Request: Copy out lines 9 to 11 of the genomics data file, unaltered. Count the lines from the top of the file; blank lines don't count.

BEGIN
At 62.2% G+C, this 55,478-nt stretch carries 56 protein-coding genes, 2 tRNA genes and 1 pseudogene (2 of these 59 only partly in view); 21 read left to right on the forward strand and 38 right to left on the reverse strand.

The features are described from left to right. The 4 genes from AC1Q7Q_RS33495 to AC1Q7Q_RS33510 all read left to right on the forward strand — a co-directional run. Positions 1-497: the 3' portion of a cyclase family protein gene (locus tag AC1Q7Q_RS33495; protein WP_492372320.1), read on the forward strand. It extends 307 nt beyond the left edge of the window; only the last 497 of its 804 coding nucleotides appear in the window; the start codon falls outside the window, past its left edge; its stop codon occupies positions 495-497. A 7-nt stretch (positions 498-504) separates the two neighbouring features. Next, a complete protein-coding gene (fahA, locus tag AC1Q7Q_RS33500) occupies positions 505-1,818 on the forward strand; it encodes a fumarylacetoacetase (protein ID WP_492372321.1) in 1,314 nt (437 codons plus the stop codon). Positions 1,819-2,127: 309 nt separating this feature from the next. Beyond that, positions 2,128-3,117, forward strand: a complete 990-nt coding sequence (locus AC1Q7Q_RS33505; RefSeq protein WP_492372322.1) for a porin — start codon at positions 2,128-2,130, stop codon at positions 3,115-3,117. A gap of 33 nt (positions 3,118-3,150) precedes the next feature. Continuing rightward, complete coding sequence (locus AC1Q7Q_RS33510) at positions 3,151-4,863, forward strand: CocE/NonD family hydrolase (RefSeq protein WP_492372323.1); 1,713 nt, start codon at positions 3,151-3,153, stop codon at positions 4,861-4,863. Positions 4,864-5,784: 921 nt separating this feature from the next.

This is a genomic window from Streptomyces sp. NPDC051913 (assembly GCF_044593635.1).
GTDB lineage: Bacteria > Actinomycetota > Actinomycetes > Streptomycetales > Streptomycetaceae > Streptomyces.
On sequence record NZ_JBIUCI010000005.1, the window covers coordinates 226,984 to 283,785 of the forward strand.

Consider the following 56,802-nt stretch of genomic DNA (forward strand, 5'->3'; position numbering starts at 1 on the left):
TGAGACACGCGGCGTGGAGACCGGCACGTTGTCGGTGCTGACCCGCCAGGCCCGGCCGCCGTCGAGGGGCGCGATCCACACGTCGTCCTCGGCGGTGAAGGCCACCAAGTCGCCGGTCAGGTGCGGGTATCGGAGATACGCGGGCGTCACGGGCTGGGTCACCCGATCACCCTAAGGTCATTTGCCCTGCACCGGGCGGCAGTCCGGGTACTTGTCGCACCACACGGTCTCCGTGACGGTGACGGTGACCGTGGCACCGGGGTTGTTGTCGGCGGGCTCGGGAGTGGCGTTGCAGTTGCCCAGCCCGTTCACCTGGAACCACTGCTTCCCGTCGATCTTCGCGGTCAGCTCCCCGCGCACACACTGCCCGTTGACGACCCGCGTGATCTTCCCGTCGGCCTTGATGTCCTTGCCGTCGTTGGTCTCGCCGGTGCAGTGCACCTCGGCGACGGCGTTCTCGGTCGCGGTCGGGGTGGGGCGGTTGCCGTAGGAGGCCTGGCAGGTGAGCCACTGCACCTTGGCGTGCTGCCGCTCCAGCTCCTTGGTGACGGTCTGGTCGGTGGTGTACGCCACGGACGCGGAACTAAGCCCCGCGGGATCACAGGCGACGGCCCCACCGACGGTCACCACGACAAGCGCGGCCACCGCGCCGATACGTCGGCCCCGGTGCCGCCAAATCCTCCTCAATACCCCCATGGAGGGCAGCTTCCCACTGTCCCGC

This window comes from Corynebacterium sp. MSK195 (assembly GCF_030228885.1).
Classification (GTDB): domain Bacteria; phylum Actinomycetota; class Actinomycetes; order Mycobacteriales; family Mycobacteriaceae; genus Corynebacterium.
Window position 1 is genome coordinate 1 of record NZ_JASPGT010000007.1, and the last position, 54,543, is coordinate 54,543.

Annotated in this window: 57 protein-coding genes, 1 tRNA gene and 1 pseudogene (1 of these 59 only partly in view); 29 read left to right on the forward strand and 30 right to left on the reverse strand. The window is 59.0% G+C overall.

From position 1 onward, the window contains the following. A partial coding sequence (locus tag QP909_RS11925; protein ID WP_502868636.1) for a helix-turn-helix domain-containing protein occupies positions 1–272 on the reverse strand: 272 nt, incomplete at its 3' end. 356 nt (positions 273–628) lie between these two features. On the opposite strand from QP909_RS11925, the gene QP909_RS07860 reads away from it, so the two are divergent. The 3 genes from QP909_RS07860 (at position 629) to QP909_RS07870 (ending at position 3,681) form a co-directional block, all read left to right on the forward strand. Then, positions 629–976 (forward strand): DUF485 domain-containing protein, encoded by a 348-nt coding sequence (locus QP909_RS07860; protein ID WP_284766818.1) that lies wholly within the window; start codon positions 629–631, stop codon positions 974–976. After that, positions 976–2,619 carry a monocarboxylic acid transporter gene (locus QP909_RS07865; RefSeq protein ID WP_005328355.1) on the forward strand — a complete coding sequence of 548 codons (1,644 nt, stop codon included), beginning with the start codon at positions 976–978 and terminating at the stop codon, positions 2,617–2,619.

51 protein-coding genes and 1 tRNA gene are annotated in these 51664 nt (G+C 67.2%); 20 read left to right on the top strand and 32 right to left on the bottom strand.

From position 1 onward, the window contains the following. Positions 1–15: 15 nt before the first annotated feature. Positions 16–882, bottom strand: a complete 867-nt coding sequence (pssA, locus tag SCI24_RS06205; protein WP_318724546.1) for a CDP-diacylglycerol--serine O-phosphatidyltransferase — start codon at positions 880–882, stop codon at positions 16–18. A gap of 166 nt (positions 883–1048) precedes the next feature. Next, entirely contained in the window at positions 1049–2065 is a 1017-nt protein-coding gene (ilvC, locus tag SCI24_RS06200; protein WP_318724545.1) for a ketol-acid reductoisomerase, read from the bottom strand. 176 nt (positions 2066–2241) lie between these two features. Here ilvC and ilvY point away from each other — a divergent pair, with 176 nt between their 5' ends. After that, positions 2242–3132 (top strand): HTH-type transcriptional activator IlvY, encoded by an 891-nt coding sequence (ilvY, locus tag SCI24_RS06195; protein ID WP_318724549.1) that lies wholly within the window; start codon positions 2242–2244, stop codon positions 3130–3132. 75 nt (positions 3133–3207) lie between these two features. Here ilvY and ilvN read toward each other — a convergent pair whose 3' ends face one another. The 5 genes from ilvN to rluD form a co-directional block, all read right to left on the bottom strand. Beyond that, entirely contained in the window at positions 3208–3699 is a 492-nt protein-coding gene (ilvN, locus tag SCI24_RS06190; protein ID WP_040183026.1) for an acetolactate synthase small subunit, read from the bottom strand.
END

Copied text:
Classification (GTDB): domain Bacteria; phylum Actinomycetota; class Actinomycetes; order Mycobacteriales; family Mycobacteriaceae; genus Corynebacterium.
Window position 1 is genome coordinate 1 of record NZ_JASPGT010000007.1, and the last position, 54,543, is coordinate 54,543.

Annotated in this window: 57 protein-coding genes, 1 tRNA gene and 1 pseudogene (1 of these 59 only partly in view); 29 read left to right on the forward strand and 30 right to left on the reverse strand. The window is 59.0% G+C overall.